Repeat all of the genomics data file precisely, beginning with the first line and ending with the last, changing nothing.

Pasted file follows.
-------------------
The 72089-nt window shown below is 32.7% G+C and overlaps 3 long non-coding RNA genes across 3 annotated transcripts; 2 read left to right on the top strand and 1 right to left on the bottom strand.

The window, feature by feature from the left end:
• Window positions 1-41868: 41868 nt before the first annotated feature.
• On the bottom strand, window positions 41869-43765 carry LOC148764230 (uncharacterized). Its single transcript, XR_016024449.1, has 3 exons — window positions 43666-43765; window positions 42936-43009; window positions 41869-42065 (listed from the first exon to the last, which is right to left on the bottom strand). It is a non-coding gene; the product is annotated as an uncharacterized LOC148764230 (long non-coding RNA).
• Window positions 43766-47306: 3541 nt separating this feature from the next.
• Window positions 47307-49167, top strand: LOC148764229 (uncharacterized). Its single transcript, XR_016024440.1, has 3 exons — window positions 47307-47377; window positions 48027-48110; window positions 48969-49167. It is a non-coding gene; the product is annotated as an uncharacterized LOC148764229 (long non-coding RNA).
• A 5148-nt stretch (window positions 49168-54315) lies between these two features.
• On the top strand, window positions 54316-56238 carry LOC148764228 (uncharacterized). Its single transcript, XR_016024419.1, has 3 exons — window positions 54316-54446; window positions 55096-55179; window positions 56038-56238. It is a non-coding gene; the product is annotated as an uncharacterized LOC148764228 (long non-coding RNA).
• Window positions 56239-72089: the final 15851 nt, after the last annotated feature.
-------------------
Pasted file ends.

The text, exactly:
The 72089-nt window shown below is 32.7% G+C and overlaps 3 long non-coding RNA genes across 3 annotated transcripts; 2 read left to right on the top strand and 1 right to left on the bottom strand.

The window, feature by feature from the left end:
• Window positions 1-41868: 41868 nt before the first annotated feature.
• On the bottom strand, window positions 41869-43765 carry LOC148764230 (uncharacterized). Its single transcript, XR_016024449.1, has 3 exons — window positions 43666-43765; window positions 42936-43009; window positions 41869-42065 (listed from the first exon to the last, which is right to left on the bottom strand). It is a non-coding gene; the product is annotated as an uncharacterized LOC148764230 (long non-coding RNA).
• Window positions 43766-47306: 3541 nt separating this feature from the next.
• Window positions 47307-49167, top strand: LOC148764229 (uncharacterized). Its single transcript, XR_016024440.1, has 3 exons — window positions 47307-47377; window positions 48027-48110; window positions 48969-49167. It is a non-coding gene; the product is annotated as an uncharacterized LOC148764229 (long non-coding RNA).
• A 5148-nt stretch (window positions 49168-54315) lies between these two features.
• On the top strand, window positions 54316-56238 carry LOC148764228 (uncharacterized). Its single transcript, XR_016024419.1, has 3 exons — window positions 54316-54446; window positions 55096-55179; window positions 56038-56238. It is a non-coding gene; the product is annotated as an uncharacterized LOC148764228 (long non-coding RNA).
• Window positions 56239-72089: the final 15851 nt, after the last annotated feature.